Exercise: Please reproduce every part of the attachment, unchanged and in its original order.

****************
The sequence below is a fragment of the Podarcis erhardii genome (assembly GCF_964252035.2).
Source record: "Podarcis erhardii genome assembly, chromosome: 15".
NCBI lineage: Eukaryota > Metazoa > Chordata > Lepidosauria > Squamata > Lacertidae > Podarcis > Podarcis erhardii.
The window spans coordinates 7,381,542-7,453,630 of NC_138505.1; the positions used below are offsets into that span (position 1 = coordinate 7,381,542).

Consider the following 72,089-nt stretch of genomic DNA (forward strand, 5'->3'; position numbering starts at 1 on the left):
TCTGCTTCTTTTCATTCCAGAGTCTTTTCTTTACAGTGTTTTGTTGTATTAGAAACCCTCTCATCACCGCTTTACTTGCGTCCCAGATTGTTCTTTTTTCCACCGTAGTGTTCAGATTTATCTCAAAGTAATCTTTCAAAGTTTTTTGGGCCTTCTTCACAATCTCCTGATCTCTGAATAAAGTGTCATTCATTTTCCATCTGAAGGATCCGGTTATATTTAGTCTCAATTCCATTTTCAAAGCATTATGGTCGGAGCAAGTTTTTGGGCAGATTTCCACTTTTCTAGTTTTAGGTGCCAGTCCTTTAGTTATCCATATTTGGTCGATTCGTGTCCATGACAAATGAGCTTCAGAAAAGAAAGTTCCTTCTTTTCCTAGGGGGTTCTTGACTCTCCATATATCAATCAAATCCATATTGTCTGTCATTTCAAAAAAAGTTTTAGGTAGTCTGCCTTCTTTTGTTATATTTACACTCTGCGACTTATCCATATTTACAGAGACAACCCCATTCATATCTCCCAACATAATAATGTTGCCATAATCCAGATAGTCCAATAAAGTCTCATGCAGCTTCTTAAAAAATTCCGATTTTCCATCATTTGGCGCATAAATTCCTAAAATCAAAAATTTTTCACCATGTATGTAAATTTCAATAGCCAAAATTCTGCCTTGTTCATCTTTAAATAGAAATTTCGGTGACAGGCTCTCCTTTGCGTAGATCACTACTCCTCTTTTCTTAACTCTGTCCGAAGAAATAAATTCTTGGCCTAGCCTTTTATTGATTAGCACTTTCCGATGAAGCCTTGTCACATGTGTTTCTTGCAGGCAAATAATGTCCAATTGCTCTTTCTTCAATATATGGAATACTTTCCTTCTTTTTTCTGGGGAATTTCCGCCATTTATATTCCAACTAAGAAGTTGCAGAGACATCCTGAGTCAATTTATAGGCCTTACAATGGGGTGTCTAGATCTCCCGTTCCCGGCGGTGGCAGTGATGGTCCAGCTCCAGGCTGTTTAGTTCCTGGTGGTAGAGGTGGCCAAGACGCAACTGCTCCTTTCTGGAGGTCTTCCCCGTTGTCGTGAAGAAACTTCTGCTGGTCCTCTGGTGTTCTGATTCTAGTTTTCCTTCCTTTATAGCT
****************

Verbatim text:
The sequence below is a fragment of the Podarcis erhardii genome (assembly GCF_964252035.2).
Source record: "Podarcis erhardii genome assembly, chromosome: 15".
NCBI lineage: Eukaryota > Metazoa > Chordata > Lepidosauria > Squamata > Lacertidae > Podarcis > Podarcis erhardii.
The window spans coordinates 7,381,542-7,453,630 of NC_138505.1; the positions used below are offsets into that span (position 1 = coordinate 7,381,542).

Consider the following 72,089-nt stretch of genomic DNA (forward strand, 5'->3'; position numbering starts at 1 on the left):
TCTGCTTCTTTTCATTCCAGAGTCTTTTCTTTACAGTGTTTTGTTGTATTAGAAACCCTCTCATCACCGCTTTACTTGCGTCCCAGATTGTTCTTTTTTCCACCGTAGTGTTCAGATTTATCTCAAAGTAATCTTTCAAAGTTTTTTGGGCCTTCTTCACAATCTCCTGATCTCTGAATAAAGTGTCATTCATTTTCCATCTGAAGGATCCGGTTATATTTAGTCTCAATTCCATTTTCAAAGCATTATGGTCGGAGCAAGTTTTTGGGCAGATTTCCACTTTTCTAGTTTTAGGTGCCAGTCCTTTAGTTATCCATATTTGGTCGATTCGTGTCCATGACAAATGAGCTTCAGAAAAGAAAGTTCCTTCTTTTCCTAGGGGGTTCTTGACTCTCCATATATCAATCAAATCCATATTGTCTGTCATTTCAAAAAAAGTTTTAGGTAGTCTGCCTTCTTTTGTTATATTTACACTCTGCGACTTATCCATATTTACAGAGACAACCCCATTCATATCTCCCAACATAATAATGTTGCCATAATCCAGATAGTCCAATAAAGTCTCATGCAGCTTCTTAAAAAATTCCGATTTTCCATCATTTGGCGCATAAATTCCTAAAATCAAAAATTTTTCACCATGTATGTAAATTTCAATAGCCAAAATTCTGCCTTGTTCATCTTTAAATAGAAATTTCGGTGACAGGCTCTCCTTTGCGTAGATCACTACTCCTCTTTTCTTAACTCTGTCCGAAGAAATAAATTCTTGGCCTAGCCTTTTATTGATTAGCACTTTCCGATGAAGCCTTGTCACATGTGTTTCTTGCAGGCAAATAATGTCCAATTGCTCTTTCTTCAATATATGGAATACTTTCCTTCTTTTTTCTGGGGAATTTCCGCCATTTATATTCCAACTAAGAAGTTGCAGAGACATCCTGAGTCAATTTATAGGCCTTACAATGGGGTGTCTAGATCTCCCGTTCCCGGCGGTGGCAGTGATGGTCCAGCTCCAGGCTGTTTAGTTCCTGGTGGTAGAGGTGGCCAAGACGCAACTGCTCCTTTCTGGAGGTCTTCCCCGTTGTCGTGAAGAAACTTCTGCTGGTCCTCTGGTGTTCTGATTCTAGTTTTCCTTCCTTTATAGCT